We have these funny “drunken goggles” at my school that the kids can put on to simulate what happens to your vision and balance when someone’s imbibing has reached certain blood alcohol levels. I put them on once and it was pretty impressive actually. (Personally, at this point in my life, my balance is far enough gone that I would be in danger of walking that straight line should I be randomly pulled over, regardless of the fact that I don’t even drink…)
Not only is alcohol (and other drugs) distorting to your senses, it is, of course, also distorting to your judgment. Now, most adults have this one pretty well figured out, but kids? Not so much. So this info in particular is very important to share with them. Once those little molecules start infusing into the bloodstream, they start tapping into several areas that normally are on task to keep the person safe. And the really scary part is—
–that person doesn’t even know it.
Alright, we know that society is forcing that pendulum to swing, but hang on, because this is not a Red Ribbon Week lecture. It does, however, make for a good comparison, one that is based in Old Testament history for modern day application.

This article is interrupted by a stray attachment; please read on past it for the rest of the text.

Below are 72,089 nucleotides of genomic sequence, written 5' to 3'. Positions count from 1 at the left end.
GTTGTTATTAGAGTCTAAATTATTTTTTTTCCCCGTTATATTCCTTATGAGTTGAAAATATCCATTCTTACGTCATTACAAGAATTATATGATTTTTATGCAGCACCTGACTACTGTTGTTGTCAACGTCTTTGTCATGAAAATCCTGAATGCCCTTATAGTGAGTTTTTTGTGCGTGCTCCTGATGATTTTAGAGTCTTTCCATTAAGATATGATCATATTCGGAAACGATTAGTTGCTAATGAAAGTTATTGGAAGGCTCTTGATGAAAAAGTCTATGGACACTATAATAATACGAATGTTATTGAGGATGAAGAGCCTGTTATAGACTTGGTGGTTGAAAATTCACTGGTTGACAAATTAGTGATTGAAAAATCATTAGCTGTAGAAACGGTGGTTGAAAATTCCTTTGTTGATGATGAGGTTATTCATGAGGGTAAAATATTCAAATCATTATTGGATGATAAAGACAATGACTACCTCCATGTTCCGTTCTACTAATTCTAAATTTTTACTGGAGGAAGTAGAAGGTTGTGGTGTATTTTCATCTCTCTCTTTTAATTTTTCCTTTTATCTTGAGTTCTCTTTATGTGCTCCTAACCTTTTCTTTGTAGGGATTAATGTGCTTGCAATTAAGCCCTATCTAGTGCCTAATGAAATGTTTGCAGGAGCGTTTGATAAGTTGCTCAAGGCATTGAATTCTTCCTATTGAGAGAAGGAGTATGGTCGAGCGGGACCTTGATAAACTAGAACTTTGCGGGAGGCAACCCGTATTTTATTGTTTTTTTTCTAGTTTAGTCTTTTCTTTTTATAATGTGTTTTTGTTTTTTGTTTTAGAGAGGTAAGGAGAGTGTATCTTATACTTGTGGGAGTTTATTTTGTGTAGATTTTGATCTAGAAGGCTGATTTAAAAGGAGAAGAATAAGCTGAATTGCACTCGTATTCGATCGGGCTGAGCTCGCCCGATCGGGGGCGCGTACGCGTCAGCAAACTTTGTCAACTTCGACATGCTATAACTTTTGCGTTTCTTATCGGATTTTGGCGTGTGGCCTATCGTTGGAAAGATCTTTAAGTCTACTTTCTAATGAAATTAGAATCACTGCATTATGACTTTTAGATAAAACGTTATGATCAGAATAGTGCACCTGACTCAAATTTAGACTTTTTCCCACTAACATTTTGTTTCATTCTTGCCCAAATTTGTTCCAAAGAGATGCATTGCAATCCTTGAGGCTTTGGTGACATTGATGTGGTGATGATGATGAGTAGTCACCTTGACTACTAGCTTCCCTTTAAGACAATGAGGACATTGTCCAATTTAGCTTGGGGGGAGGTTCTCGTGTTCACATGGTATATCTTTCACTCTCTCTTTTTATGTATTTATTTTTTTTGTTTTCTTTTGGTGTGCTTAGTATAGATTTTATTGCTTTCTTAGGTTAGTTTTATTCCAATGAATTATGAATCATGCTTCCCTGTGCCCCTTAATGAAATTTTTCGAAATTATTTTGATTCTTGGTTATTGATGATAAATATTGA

The Hebrews were in a serious mess; actually, they were about to be in a serious mess, and God (as usual) was trying to warn them. This time He was using a man named Hosea. (That’s the guy God told to marry a working prostitute to illustrate how unfaithful the Jews had been to Him—and you think my metaphors are up close and personal??) Here’s one of the most chilling statements:
“Worshiping foreign gods has sapped their strength, but they don’t even know it.”
They don’t even know it! Idolatry, that is, putting anything (or anyone) above loving and sacrificial obedience to God, saps our spiritual strength little by little until we go to pull out that sword and it’s rusted, or the breastplate is cracked.
Of course, in our western 21st century sophistication, we know better than to believe in idols, right?
- Use of “my” time
- Use of “my” money
- “My” reputation
- “My” position (at work, in the church—ouch)
- “My” health
- “My” children
- Here’s an interesting one, friends—“My” blog (!!)
You might wonder how these so readily come to mind…
Obviously, all of these things are “good”! It’s the “my” in front of them that causes the problem. Suffice it to say that our sophistication has merely put a fancy overlay on an already well-used template. God help us to peel away the sheen and grind “my” idols into chalk dust. It’s like taking off those goofy goggles and seeing clearly once again.
I bet my “balance” will improve, too. (Here’s hoping…)
Hos 7: 9 Tyndale House Publishers Inc (2008-06-01). The One Year Bible NLT